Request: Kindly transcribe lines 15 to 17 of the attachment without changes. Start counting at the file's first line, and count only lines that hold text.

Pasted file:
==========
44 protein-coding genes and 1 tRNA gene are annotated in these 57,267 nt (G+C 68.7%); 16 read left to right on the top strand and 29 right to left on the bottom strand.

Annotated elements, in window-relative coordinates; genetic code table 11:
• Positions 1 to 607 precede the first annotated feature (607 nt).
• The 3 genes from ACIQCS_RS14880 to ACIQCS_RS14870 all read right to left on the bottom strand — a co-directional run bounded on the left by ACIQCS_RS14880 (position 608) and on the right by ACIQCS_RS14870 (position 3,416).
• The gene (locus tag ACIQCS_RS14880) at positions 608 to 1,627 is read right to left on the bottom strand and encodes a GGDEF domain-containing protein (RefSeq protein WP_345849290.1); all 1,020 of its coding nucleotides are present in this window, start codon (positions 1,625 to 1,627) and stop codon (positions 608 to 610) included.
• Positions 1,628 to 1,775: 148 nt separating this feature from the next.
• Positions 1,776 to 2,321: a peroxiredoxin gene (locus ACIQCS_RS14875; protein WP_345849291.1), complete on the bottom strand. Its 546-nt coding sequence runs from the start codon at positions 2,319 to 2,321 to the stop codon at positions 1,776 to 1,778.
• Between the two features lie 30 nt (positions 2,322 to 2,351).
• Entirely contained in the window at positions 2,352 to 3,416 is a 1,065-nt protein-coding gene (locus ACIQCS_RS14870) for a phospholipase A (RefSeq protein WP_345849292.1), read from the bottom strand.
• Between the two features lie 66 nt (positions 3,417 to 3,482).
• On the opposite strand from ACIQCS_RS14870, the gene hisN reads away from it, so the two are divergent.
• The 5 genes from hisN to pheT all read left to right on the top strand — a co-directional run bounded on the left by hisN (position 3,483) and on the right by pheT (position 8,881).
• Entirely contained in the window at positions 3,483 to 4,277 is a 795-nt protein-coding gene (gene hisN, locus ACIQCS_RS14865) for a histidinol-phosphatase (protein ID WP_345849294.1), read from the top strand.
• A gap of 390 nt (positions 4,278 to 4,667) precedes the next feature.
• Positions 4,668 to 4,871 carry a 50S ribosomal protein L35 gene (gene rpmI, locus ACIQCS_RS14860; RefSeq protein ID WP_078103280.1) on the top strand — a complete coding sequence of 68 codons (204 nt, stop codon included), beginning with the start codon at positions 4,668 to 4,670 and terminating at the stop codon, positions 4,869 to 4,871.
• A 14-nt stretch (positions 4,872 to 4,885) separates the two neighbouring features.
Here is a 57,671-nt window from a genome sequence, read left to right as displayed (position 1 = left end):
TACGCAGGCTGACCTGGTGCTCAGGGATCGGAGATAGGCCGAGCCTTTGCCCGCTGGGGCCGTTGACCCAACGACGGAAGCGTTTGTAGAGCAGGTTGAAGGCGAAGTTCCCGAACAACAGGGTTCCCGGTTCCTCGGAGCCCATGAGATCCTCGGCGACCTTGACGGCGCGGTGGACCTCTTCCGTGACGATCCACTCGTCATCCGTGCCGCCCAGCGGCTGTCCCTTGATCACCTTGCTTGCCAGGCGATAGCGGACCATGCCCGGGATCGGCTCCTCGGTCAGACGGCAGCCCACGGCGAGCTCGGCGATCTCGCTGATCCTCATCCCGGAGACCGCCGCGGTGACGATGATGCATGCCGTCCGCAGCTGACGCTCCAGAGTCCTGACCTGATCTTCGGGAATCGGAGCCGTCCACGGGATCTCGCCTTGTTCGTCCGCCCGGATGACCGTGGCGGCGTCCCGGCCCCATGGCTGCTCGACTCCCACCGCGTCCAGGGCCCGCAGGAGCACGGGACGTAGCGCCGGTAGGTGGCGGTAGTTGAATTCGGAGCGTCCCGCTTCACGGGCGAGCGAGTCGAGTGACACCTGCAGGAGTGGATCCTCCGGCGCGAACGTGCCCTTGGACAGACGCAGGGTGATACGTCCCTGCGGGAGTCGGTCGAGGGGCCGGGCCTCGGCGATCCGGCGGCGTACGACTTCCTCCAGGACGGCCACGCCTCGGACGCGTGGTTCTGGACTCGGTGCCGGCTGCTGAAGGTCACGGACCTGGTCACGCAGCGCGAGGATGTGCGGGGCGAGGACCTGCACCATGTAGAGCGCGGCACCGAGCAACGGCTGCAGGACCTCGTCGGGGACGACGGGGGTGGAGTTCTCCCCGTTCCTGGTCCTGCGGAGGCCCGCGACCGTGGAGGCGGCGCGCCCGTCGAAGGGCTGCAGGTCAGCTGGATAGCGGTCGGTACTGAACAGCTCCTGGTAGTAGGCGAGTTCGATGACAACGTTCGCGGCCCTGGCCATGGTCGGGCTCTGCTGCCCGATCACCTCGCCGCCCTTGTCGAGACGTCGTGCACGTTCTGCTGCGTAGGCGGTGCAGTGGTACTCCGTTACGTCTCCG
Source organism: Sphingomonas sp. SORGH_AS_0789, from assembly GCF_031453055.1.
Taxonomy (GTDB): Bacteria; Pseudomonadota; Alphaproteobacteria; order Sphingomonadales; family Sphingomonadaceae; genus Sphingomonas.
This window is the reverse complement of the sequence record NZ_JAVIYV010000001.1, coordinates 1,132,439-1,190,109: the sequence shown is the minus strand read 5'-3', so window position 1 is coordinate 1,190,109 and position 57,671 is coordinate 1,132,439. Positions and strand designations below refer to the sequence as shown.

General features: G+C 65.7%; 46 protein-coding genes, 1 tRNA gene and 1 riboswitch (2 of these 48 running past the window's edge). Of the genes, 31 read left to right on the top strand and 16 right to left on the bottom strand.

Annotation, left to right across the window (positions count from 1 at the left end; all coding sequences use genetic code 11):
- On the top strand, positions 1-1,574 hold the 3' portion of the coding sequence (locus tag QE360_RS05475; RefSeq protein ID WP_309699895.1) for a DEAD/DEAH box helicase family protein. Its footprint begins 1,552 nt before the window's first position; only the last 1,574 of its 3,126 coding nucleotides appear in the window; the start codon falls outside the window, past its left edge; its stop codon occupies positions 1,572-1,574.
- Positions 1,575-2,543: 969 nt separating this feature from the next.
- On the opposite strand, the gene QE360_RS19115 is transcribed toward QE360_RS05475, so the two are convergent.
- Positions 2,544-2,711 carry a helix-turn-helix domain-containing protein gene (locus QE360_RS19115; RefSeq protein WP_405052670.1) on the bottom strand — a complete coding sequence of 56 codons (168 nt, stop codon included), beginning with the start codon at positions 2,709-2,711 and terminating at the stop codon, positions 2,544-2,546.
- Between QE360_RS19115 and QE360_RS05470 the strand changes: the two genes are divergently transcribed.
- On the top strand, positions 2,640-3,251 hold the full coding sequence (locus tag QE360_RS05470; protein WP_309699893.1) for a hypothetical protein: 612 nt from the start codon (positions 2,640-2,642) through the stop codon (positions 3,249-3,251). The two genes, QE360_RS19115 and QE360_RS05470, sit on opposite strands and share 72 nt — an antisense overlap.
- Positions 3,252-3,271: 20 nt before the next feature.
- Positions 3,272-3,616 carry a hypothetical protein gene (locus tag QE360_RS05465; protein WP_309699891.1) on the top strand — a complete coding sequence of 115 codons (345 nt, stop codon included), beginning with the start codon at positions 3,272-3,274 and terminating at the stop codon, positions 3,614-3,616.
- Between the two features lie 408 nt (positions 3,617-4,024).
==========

• Positions 4,668 to 4,871 carry a 50S ribosomal protein L35 gene (gene rpmI, locus ACIQCS_RS14860; RefSeq protein ID WP_078103280.1) on the top strand — a complete coding sequence of 68 codons (204 nt, stop codon included), beginning with the start codon at positions 4,668 to 4,670 and terminating at the stop codon, positions 4,869 to 4,871.
• A 14-nt stretch (positions 4,872 to 4,885) separates the two neighbouring features.
Here is a 57,671-nt window from a genome sequence, read left to right as displayed (position 1 = left end):